Origins matter

by Mimi Larose, adoptee of Haitian origins raised in Canada.

Have you adopted Haitian kids ? My adoptive parents haven’t talked to me yet about the earthquake that just happened. In 2010, when that earthquake happened, they accused me of being too emotional about the devastation and incredible loss of life that resulted.

Every time they don’t say anything or don’t seem concerned, it deepens the divide between us.

Adoptive parents, you should check on your kids and allow them the space to grieve. They might be thinking about their parents, thinking they might have lost an opportunity to ever meet them. They might be hurting in silence because they feel you don’t care when you stay silent.

Why do Intercountry Adoptees want to know their Origins?

The desire to know my origins is an innate and fundamental human need (and right).

My need to know my origins is akin to your need to breath air that keeps you alive.

Breath of Air by Tim Kakandar

We only know our origins are important when we don’t have it, or access to it. For people like me, this is our daily lived experience!

As an intercountry adoptee, I live my whole life trying to find who I come from and why I was given up / stolen.

It’s really hard to know how to go forward in life if I don’t know how and why I came to be in this unnatural situation. 

My life did not start at adoption! I have a genetic history, generations of people before me who contributed to who I am.

We cannot pretend in this world of adoption and family formation that genetics does not matter, it does – significantly; I am not a blank slate to be imprinted upon; there are consequences to this pretence and it shows in the statistics of our higher rates of adoptee youth suicide!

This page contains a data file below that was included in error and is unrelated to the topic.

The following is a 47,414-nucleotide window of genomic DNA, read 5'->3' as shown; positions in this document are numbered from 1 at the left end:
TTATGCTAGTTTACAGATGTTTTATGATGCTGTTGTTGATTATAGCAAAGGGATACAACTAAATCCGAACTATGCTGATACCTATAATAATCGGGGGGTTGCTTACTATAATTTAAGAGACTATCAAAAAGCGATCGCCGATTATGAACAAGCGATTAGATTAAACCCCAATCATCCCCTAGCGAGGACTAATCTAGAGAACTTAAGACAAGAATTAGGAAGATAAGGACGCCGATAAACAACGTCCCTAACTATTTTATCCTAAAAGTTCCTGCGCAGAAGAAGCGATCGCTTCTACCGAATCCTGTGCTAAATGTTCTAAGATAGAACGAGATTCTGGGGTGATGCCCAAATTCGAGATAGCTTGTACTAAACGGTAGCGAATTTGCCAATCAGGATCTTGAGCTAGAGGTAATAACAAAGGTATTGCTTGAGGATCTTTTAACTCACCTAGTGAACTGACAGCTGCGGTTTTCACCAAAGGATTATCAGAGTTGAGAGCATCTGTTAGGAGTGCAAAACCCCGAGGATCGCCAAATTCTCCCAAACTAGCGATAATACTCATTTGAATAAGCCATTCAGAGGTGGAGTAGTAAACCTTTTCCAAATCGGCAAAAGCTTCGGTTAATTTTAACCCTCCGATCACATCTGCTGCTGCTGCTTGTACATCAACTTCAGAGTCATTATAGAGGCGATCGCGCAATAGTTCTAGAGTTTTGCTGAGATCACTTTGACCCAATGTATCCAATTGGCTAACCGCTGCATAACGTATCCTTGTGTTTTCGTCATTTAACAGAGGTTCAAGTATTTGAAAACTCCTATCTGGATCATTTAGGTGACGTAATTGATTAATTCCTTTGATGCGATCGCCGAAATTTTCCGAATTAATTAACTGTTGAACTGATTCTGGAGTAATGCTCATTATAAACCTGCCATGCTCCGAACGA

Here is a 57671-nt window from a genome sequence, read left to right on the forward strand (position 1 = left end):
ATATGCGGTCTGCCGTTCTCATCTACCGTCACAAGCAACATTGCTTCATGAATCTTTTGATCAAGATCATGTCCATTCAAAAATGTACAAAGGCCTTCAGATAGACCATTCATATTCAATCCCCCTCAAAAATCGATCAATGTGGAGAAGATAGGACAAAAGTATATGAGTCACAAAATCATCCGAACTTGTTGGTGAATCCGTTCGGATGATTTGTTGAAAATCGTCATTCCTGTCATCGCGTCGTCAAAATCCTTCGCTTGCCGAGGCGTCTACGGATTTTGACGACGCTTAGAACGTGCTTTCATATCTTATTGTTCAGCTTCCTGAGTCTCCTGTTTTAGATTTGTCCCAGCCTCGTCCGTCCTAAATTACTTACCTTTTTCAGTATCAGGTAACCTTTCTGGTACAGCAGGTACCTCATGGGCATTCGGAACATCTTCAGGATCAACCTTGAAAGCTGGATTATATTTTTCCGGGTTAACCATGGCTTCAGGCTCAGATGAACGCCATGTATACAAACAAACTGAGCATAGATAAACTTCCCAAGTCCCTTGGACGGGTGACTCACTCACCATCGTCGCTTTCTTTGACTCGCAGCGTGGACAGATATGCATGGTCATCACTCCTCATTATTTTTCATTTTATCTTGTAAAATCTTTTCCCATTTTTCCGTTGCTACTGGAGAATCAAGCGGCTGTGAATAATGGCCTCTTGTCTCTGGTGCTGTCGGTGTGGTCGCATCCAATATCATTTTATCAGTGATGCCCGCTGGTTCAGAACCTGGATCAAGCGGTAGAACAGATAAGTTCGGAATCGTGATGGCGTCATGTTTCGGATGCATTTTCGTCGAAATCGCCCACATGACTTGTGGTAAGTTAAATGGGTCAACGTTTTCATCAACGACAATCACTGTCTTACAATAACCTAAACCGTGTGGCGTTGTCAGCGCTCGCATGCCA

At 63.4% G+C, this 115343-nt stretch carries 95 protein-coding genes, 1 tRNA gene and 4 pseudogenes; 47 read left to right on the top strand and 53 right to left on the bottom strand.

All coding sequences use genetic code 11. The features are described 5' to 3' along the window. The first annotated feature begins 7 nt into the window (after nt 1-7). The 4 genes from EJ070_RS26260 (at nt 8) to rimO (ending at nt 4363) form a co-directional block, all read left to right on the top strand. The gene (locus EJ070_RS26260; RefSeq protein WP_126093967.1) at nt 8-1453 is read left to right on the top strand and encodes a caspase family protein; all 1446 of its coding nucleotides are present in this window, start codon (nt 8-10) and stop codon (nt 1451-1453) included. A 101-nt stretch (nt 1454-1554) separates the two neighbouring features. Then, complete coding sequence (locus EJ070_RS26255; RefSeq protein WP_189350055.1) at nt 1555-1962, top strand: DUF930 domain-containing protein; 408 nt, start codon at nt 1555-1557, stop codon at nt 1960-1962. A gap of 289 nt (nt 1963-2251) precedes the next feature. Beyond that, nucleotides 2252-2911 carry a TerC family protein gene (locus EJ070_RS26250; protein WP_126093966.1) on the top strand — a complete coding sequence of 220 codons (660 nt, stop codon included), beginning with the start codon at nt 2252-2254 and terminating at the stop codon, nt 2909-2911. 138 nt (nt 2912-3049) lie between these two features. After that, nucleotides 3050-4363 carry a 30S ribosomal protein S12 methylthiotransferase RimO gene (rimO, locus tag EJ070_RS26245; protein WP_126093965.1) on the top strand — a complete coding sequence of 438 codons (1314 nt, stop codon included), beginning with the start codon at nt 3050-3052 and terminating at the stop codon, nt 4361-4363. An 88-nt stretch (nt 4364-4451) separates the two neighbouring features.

One of most shared experiences amongst adoptees whom I connect with, is the topic of “feeling all alone”, “like an alien” and yet human beings are not meant to be isolated. We are social beings desiring connection.

Separation from my natural origins and the knowledge of these, left me disconnected and lost in a fundamental way.

My life has been spent trying to reconnect – firstly with my inner self, then with the outer self, and with those around me, searching for a sense of belonging.

As an adoptee, I can be given all the material things in the world but it did not fix the hole that my soul feels, when it has nowhere and no-one to belong to, naturally.

My substitute family did not equate to a natural sense of belonging.

I searched for my origins because my innate feelings and experience of isolation and loss drove me to find where I came from and to make sense of how I got to be here.

This was shared by Lynelle Long at the 1 July Webinar: Child’s Right to Identity in Alternative Care.